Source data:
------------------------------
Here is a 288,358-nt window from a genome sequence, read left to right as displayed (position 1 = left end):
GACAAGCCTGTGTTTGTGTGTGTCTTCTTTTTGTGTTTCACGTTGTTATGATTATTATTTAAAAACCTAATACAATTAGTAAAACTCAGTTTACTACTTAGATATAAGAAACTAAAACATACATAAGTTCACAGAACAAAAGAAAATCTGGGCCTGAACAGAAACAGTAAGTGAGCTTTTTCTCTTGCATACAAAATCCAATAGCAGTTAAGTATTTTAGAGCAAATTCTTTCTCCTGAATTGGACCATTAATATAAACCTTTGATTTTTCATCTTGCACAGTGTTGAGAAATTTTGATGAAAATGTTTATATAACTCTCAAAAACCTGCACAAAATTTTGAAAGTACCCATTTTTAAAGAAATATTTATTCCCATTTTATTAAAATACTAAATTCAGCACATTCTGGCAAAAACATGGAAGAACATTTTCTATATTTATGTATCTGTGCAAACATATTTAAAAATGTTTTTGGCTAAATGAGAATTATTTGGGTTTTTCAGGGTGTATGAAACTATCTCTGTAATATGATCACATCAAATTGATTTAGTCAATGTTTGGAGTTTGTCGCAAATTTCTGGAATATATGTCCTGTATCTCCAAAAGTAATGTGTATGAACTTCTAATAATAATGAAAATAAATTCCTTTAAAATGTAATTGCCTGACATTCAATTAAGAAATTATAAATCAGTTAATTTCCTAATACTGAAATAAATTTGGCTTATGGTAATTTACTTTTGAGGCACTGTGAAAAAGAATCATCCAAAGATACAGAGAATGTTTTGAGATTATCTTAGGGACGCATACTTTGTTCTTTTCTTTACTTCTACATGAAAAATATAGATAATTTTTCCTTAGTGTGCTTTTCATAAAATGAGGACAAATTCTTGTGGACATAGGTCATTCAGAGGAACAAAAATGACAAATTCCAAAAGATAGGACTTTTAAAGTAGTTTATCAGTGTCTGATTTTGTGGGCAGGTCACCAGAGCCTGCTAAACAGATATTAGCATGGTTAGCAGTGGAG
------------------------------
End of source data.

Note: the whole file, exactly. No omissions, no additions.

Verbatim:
Here is a 288,358-nt window from a genome sequence, read left to right as displayed (position 1 = left end):
GACAAGCCTGTGTTTGTGTGTGTCTTCTTTTTGTGTTTCACGTTGTTATGATTATTATTTAAAAACCTAATACAATTAGTAAAACTCAGTTTACTACTTAGATATAAGAAACTAAAACATACATAAGTTCACAGAACAAAAGAAAATCTGGGCCTGAACAGAAACAGTAAGTGAGCTTTTTCTCTTGCATACAAAATCCAATAGCAGTTAAGTATTTTAGAGCAAATTCTTTCTCCTGAATTGGACCATTAATATAAACCTTTGATTTTTCATCTTGCACAGTGTTGAGAAATTTTGATGAAAATGTTTATATAACTCTCAAAAACCTGCACAAAATTTTGAAAGTACCCATTTTTAAAGAAATATTTATTCCCATTTTATTAAAATACTAAATTCAGCACATTCTGGCAAAAACATGGAAGAACATTTTCTATATTTATGTATCTGTGCAAACATATTTAAAAATGTTTTTGGCTAAATGAGAATTATTTGGGTTTTTCAGGGTGTATGAAACTATCTCTGTAATATGATCACATCAAATTGATTTAGTCAATGTTTGGAGTTTGTCGCAAATTTCTGGAATATATGTCCTGTATCTCCAAAAGTAATGTGTATGAACTTCTAATAATAATGAAAATAAATTCCTTTAAAATGTAATTGCCTGACATTCAATTAAGAAATTATAAATCAGTTAATTTCCTAATACTGAAATAAATTTGGCTTATGGTAATTTACTTTTGAGGCACTGTGAAAAAGAATCATCCAAAGATACAGAGAATGTTTTGAGATTATCTTAGGGACGCATACTTTGTTCTTTTCTTTACTTCTACATGAAAAATATAGATAATTTTTCCTTAGTGTGCTTTTCATAAAATGAGGACAAATTCTTGTGGACATAGGTCATTCAGAGGAACAAAAATGACAAATTCCAAAAGATAGGACTTTTAAAGTAGTTTATCAGTGTCTGATTTTGTGGGCAGGTCACCAGAGCCTGCTAAACAGATATTAGCATGGTTAGCAGTGGAG